7 Simple Techniques if You’re Looking to Become Minimalist
By Cora Gold, Editor-in-Chief of Revivalist
Minimalism is a popular trend that many people have begun to adhere to. The prices of everything from groceries to home decor are increasing, and some individuals want to add a clean look to their homes while doing away with unnecessary possessions and purchases.
It might be easier than you think to become mimimalist.
What Is Minimalism?
Minimalism is a stark contrast to the society that promotes materialism and having the most and the best of everything. Many people find fulfillment in living a minimalist lifestyle, especially since it means they don’t have much to keep up with. It also adheres to a more eco-friendly way of living, as you aren’t wasting money on things that will be thrown away and instead investing in items that will serve their purposes well.
Further reading: What Is Minimalism? A Beginner’s Guide
Minimalism is the opposite of maximalism. In a maximalist house, you might see frames and decor hanging over all the walls, with every space covered and several things to dust. Minimalism is the exact opposite — the decorations you have typically serve a purpose, and those that don’t are used sparingly and enhance the space rather than distract the eye.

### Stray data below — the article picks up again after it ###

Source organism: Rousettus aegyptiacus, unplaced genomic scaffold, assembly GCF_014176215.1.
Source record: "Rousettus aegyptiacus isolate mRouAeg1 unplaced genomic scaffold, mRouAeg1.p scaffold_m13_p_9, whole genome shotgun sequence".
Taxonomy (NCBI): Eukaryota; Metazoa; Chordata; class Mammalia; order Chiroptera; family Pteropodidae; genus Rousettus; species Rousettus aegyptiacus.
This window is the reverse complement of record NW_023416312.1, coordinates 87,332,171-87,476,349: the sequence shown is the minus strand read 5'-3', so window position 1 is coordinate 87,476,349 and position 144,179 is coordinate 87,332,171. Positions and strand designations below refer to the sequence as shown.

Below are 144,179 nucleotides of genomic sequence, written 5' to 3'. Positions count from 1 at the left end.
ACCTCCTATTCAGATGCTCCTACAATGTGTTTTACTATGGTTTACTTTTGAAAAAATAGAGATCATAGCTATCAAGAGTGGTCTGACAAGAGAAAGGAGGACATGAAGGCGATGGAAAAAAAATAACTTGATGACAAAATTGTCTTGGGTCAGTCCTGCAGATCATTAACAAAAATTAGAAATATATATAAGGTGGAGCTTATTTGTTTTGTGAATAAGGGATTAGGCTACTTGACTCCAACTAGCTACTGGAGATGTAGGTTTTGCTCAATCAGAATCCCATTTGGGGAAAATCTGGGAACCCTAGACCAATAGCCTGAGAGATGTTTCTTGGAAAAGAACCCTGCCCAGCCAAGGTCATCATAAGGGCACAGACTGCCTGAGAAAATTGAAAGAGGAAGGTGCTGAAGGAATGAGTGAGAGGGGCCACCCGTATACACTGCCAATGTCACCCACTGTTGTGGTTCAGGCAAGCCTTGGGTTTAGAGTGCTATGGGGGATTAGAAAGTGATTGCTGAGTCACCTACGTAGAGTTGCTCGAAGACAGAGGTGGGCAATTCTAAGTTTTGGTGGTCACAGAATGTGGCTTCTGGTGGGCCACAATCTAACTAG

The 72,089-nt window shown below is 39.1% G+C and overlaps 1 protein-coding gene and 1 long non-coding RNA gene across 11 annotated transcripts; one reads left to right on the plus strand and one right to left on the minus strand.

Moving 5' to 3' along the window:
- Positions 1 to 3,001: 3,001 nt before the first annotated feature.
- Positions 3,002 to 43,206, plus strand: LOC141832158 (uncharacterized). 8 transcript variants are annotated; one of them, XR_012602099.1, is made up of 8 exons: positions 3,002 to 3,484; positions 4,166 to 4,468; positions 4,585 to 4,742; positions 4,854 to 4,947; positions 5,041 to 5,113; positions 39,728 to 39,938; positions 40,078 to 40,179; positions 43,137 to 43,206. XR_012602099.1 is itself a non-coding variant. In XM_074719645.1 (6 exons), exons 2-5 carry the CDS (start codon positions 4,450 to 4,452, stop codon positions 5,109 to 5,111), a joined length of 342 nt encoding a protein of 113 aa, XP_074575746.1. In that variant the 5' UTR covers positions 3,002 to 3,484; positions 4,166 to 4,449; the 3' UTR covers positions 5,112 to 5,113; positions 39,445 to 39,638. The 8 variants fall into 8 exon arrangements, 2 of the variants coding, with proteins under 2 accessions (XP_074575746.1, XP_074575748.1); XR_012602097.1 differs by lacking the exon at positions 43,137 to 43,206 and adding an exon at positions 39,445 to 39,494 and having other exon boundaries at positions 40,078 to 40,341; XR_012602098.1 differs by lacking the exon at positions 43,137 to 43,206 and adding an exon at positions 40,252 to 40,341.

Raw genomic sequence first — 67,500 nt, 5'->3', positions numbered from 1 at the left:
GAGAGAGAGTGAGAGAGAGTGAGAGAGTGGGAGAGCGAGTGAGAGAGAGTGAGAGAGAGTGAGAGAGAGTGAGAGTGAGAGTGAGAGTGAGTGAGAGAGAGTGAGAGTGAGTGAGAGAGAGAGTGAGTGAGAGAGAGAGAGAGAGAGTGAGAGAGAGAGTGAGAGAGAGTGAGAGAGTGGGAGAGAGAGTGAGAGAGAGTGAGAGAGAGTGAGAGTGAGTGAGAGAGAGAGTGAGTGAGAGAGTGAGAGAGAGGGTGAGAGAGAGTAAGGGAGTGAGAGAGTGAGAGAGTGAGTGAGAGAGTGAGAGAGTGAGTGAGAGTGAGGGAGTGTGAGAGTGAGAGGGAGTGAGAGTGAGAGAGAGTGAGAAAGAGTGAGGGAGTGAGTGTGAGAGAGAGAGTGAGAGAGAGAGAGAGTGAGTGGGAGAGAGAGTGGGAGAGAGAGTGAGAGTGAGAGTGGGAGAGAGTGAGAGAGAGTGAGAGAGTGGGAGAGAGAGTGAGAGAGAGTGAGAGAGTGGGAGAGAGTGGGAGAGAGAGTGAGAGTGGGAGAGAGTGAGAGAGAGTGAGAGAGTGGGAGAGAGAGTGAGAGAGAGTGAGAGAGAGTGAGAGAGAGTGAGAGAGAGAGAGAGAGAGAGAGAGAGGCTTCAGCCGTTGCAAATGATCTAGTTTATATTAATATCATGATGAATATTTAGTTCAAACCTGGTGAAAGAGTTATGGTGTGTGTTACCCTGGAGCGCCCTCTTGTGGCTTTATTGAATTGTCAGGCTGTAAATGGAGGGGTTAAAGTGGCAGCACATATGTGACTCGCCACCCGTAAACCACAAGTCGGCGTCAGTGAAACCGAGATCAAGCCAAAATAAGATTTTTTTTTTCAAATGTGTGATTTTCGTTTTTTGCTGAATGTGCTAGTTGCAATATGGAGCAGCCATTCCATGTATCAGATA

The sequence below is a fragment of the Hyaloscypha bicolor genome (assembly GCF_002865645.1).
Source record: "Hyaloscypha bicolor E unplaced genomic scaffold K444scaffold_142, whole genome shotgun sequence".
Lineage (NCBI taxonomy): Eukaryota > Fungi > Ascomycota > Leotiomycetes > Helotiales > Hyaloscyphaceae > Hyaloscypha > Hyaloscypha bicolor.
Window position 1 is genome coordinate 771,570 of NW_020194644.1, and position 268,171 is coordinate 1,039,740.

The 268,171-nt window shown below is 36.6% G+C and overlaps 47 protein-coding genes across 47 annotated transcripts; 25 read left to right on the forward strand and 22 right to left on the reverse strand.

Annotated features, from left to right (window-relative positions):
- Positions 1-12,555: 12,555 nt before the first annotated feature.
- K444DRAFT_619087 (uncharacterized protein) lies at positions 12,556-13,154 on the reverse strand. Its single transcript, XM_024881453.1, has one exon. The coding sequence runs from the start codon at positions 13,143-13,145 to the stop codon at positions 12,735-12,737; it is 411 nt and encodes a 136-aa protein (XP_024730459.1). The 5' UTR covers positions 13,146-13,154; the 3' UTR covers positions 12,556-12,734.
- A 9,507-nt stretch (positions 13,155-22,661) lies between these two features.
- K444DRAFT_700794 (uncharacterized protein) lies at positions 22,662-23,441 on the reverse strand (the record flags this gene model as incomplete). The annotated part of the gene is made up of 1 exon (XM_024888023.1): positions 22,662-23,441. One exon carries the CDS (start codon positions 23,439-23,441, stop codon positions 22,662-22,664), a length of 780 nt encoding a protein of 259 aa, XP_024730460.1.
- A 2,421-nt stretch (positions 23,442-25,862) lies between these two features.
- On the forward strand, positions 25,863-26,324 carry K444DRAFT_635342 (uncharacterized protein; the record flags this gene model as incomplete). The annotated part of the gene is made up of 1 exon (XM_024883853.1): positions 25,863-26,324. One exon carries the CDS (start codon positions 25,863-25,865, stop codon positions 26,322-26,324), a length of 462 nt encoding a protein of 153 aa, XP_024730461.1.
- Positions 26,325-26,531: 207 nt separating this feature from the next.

You can’t become a minimalist all at once — it takes time to shift your mindset from the materialistic one society promotes to one that supports the environment and your wallet. Try these techniques to transform your lifestyle over time.
Everyone’s minimalism journey has to start somewhere. First, you need to examine your house and see what you don’t need anymore. When you clear out all the clutter and unnecessary items, you will realize which gaps you need to fill in your home. You can follow a method to make the decluttering process go by faster.
The KonMari Method was coined by Marie Kondo, who strives to help people declutter their homes and live a simpler life by retaining only items that “spark joy.” This strategy has worked for countless households. Instead of going room by room, you’ll declutter by category, which is so much easier for many people. Dealing with all your clothes or papers at one time, rather than confronting them whenever you start on a new room, can ensure you aren’t missing anything.
How long will you use this object? Do you think it’ll add positive value to your life for long enough to justify the price, or is it just a knickknack? If you wait before making a purchase, you might not even need that item. Waiting is key to determining if you really need something or are just buying it on impulse because it would be nice to have. Impulse spending can be bad for your budget but can also clutter your home.